The Nigeria Centre for Disease Control (NCDC) has said that the overall risk of importation of the Ebola Virus Disease (EVD) into Nigeria has been assessed as high.
According to a statement on Alert Mode Following the Outbreak of EVD detected in Uganda, the NCDC has alerted Nigerians that the likelihood of importation to Nigeria is high due to the increased air travel between Nigeria and Uganda, especially through Kenya’s Nairobi airport, a regional transport hub, and other neighbouring countries that share a direct border with Uganda.
In addition, the Agency stated that the likelihood of Ebola spread in Nigeria following importation is high due to the gatherings and travel associated with politics, the coming yuletide as well as other religious gatherings and festivals during the last few months of the year.
However, the NCDC noted that the Ebola virus does not currently have an effective drug for treatment or licensed vaccine for prevention.
Despite this risk assessment, Nigeria has the capacity – technical, human (health workforce), and diagnostic – to respond effectively in the event of an outbreak.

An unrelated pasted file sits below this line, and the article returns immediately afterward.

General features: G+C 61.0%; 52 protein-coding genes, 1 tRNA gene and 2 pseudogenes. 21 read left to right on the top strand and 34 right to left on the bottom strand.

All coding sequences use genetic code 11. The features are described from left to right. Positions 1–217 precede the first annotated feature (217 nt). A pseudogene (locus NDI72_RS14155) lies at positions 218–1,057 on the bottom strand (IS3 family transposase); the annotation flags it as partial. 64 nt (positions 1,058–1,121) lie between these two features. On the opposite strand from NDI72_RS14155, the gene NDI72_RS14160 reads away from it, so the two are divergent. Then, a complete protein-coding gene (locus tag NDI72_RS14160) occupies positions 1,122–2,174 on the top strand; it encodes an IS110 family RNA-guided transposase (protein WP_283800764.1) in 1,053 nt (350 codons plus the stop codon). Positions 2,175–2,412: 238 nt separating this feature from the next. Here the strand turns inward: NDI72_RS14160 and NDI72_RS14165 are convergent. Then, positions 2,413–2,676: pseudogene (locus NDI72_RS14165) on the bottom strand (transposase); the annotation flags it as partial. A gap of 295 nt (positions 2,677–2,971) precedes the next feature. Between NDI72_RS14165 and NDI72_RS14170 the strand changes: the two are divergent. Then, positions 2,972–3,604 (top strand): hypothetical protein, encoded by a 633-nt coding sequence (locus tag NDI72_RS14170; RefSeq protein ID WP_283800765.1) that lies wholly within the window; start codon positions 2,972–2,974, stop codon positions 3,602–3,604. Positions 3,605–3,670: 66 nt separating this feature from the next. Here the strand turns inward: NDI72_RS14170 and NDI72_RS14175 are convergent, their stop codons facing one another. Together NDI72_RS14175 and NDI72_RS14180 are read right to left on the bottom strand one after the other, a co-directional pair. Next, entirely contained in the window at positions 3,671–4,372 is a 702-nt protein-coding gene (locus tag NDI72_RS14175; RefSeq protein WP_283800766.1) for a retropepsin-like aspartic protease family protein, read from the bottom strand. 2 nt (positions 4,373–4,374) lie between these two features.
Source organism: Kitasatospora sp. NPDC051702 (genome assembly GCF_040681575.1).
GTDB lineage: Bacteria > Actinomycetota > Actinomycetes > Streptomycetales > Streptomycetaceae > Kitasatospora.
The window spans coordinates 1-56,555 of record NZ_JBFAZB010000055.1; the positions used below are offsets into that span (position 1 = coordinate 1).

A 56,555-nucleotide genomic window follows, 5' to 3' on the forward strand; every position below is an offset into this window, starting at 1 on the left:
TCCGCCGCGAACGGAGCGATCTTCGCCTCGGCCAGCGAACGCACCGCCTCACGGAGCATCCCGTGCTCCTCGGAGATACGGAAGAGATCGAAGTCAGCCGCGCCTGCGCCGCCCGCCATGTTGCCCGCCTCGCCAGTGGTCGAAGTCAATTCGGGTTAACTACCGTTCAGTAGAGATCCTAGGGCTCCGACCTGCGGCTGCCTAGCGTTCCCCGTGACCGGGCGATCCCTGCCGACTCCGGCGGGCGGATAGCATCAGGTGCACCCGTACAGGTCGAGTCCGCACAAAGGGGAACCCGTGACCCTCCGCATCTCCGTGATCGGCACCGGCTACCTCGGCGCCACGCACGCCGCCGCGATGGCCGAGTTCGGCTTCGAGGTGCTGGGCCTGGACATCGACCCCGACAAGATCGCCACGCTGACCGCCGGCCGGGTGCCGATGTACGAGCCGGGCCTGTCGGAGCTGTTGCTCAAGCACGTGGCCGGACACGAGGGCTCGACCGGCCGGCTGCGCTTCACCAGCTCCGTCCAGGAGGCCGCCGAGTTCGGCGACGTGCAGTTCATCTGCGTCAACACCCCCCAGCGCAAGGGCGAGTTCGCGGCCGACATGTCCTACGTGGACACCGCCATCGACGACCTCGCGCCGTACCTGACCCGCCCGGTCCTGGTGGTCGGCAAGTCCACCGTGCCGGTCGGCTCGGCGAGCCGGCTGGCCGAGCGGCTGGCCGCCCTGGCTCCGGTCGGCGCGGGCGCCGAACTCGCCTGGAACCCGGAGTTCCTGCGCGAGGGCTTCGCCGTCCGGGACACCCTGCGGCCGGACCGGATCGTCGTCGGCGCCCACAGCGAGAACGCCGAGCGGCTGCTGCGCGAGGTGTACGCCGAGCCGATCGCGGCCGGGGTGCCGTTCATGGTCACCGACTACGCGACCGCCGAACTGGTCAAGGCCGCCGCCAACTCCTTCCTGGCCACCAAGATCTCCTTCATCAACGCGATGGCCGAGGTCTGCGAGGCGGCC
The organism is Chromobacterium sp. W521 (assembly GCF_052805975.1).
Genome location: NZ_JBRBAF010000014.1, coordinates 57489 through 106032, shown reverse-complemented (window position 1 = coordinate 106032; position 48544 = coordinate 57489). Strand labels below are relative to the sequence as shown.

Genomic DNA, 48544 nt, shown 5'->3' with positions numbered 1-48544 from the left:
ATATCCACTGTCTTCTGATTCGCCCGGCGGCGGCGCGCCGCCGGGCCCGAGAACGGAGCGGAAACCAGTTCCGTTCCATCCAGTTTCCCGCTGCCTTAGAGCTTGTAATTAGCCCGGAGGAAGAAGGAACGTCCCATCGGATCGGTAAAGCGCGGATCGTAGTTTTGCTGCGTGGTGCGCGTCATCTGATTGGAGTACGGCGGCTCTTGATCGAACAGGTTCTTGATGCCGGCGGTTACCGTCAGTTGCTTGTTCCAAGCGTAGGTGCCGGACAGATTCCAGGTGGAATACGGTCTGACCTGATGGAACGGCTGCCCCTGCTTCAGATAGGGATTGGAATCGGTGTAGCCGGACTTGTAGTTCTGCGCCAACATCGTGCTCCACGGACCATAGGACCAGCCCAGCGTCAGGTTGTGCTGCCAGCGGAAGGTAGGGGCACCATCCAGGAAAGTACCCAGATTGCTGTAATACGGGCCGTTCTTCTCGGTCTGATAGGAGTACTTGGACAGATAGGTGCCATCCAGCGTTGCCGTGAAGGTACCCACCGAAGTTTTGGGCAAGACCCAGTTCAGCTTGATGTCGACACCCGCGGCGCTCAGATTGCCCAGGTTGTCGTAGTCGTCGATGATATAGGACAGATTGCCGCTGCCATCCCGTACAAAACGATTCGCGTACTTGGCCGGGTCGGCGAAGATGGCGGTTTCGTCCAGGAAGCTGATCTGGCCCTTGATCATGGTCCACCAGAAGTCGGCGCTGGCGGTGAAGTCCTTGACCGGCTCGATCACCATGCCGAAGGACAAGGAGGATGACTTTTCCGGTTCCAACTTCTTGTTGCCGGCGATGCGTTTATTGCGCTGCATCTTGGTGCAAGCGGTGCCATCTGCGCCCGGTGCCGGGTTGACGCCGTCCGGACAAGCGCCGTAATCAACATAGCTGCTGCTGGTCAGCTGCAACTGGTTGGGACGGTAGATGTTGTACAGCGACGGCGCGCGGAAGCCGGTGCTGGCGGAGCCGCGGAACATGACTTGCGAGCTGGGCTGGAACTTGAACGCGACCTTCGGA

“This is exemplified by our successful response to the Ebola outbreak in 2014, as well as improvements in our capacity for health emergency response during the COVID-19 pandemic.
“We have the diagnostic capacity to test for the EVD presently at the National Reference Laboratory in Abuja and the Lagos
University Teaching Hospital’s Centre for Human and Zoonotic Virology Laboratory.
“However, diagnostic capacity will be scaled up to other laboratories in cities with important Points of Entry (POE) and others as may be required. An effective response system is in place with the availability of control capacities (trained rapid response teams, and an effective infection prevention and control programme) to limit the risk of spread in the event of a single imported case,” the NCDC said.
Currently, the NCDC stated that there is no case of EVD reported in Nigeria. Nonetheless, the Nigerian government through NCDC’s has put several measures in place to prevent and prepare for immediate control of any outbreak of the disease in-country. These include: the NCDC Incident Coordination Centre (ICC) which is now in alert mode, the development of an incident action plan for the first few cases of EVD has commenced, among other measures.
The extent of the outbreak in Uganda has not yet been ascertained as investigations have shown that some persons may have died with similar symptoms which were not reported to health authorities. In addition, their burials were not conducted safely to prevent transmission.